What to Look at When Faced With Disappointment

Yocheved Golani
September 27, 2018

Failing to find someone to be your life’s partner is as awful as its reputation: Damned discouraging. So is not getting the career you prepared for. College application rejections hurt like hell. So does not being invited to social events you had hoped to attend. Life is one long beauty contest, and not being crowned the winner is deeply disappointing. You can deal with it so well that people look up to you for inspiration when they have wounds to heal. That, and having dealt with your disappointment, can leave you feeling much happier than otherwise.


Look at the bigger picture. You so wanted that man or woman to be your One and Only. But they disagreed. There’s no sense in harassing the person to marry or to live with you. That only makes you into a stalker. It also justifies the other person’s sense of hesitation at living with you for a lifetime. Spend time reminiscing about the good vibes between you, and focus on why you’re going your separate ways. Look for the benefits to the breakup. If you don’t know of any, invent some. Yes, you can seriously use your imagination to come up with valid reasons about why losing that lifetime match is a better development than living with someone who doesn’t feel committed to the relationship. Go on, become your better self!

Lost a job, a home, or something else that’s expensive? Spend time mourning the reality. You need to face your sadness for what it is: Realistic. The inconvenience is no small matter, either. Expensive losses affect the directions of our lives. Once you’ve grieved enough, your mind will move on to other ideas, recognize other opportunities, and even relax over time.

Is someone asking things of you that you’d rather not do? Are you feeling pressured, manipulated, blackmailed, or uncertain about taking the undesirable action? Step back to reassess things, including the value of complying with the person, seeking a compromise, or stepping away from the situation.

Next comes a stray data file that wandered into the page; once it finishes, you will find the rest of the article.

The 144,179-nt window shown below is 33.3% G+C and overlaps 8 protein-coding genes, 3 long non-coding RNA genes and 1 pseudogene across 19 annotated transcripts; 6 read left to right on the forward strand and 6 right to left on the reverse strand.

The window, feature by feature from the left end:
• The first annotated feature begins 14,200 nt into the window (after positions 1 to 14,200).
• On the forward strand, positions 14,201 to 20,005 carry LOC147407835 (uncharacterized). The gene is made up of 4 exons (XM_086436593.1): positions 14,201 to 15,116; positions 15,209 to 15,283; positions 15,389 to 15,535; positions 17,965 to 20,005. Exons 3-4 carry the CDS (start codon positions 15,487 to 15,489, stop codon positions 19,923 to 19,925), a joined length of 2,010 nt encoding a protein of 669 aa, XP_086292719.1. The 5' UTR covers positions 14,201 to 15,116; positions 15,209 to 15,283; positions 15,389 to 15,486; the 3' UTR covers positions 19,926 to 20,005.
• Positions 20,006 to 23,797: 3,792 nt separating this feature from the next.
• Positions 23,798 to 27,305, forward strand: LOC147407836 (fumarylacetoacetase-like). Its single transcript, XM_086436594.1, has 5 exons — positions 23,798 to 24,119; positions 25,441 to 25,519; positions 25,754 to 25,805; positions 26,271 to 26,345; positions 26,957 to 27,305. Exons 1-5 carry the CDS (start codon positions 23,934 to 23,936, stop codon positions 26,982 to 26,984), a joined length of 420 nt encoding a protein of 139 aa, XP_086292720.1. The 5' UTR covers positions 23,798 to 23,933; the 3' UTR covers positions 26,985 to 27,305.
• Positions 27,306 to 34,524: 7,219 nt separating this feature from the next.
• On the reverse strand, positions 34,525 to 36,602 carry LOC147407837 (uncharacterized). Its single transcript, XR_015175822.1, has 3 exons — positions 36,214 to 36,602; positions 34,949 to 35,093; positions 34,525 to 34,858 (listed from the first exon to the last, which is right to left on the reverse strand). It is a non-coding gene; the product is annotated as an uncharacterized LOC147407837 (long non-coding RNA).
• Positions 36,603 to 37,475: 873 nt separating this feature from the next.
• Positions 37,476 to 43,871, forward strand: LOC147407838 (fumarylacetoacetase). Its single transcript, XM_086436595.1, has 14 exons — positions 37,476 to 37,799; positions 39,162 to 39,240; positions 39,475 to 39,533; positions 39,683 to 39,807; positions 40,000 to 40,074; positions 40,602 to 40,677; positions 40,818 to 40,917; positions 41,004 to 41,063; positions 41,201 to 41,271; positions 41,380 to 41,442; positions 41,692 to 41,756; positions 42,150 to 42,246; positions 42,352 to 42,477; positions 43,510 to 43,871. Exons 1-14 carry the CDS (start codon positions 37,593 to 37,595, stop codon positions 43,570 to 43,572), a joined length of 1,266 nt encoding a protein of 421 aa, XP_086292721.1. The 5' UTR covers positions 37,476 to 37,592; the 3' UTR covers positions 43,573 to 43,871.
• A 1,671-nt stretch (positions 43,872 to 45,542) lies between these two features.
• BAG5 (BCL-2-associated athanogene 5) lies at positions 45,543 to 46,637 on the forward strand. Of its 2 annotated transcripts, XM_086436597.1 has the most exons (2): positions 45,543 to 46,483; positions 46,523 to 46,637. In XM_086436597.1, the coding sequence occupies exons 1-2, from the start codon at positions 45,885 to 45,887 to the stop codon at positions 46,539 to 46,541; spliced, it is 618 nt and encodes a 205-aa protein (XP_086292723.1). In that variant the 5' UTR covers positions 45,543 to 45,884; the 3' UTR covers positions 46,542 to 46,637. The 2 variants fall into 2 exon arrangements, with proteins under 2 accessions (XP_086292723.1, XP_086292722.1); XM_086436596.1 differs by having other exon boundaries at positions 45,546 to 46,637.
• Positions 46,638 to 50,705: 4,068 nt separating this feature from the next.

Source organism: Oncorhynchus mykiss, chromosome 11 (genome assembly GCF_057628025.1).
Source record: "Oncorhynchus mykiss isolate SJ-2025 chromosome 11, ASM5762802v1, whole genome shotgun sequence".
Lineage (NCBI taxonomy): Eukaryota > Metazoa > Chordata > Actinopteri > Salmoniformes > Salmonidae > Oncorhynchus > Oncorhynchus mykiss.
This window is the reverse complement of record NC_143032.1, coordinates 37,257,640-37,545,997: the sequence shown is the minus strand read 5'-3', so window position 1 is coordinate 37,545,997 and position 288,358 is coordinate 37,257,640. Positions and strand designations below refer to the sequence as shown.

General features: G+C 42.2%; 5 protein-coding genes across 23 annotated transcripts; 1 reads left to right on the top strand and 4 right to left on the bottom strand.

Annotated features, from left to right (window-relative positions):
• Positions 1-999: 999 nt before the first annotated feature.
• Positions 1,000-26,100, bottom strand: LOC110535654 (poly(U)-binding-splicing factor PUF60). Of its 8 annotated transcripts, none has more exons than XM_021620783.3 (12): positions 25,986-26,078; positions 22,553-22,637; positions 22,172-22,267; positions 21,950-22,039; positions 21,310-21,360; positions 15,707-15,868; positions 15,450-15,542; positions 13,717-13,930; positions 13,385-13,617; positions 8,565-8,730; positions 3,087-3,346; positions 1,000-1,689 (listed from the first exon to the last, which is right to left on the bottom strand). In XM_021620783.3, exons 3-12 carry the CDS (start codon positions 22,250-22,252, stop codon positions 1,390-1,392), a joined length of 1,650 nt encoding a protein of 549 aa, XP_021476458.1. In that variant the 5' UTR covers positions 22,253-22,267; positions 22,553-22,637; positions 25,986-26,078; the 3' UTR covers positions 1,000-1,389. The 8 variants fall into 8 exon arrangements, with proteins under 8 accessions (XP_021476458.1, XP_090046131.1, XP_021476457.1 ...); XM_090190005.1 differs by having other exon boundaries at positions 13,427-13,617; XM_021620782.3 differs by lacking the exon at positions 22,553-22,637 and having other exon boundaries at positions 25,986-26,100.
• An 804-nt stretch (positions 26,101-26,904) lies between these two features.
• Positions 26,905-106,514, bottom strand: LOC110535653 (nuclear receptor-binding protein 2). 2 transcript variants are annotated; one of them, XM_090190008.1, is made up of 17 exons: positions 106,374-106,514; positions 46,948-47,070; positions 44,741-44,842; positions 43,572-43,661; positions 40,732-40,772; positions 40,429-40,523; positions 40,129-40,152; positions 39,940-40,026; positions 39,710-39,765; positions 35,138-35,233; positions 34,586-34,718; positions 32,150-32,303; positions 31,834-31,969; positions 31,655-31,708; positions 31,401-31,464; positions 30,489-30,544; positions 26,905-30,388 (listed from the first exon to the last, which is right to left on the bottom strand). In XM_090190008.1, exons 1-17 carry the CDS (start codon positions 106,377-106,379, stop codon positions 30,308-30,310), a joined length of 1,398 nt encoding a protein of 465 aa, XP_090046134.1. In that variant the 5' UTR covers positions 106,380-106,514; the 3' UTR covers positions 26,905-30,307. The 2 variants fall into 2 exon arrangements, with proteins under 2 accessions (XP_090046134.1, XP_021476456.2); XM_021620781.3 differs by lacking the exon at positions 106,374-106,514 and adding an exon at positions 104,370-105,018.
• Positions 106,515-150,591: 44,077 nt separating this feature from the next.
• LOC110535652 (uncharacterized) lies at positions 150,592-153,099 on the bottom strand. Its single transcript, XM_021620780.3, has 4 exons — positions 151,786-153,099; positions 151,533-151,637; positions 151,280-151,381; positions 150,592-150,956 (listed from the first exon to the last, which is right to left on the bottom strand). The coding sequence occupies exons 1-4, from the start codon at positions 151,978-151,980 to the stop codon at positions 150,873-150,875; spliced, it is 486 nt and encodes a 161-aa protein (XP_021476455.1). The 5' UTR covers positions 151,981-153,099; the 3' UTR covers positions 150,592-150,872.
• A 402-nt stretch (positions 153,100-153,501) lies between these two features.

Look at your past. Remember the times when you dealt with upsetting events in ways that left you proud of yourself. Write things down so you can get a better sense of all that. Be sure to include the following ideas:

  • What didn’t you do that led you to a sense of self-control and self-respect?
  • Which strategies proved helpful to you or to someone else?
  • How did you behave, speak, and think in productive ways?
  • Who is a role model for you to emulate?

Now you’re ready for the next step. Write down the answers to these questions:

  • What still needs to be done for you to feel that you’ve done an admirable job of coping with a specific disappointment or setback?
  • When do you need to accomplish specific goals to compensate for a loss? Mark projected progress dates and To-Do lists in your calendar or day-planner and review the information daily. Keep up with yourself!

The next time that you feel pained or sad that someone left you out of the picture, said something awful, or did something harmful, review the above ideas and write, write, write. The action of putting our thoughts to paper (this technique doesn’t work as well with digital media such as E-mail and it backfires with blogposts full of personal information that don’t belong in a public forum) helps our minds to concretize ideas. We are left with a sense of finality, a sense of resolution, and the sense of a nicer future than we’d originally imagined.

Yocheved Golani

Yocheved Golani is a popular writer whose byline has appeared worldwide in print and online. A certified Health Information Management professional, she is a member of Get Help Israel. Certified in Spiritual Chaplaincy (End of Life issues) and in counseling skills, her life coaching for ill people puts a healthy perspective into a clients’ success plan for achieving desired goals.

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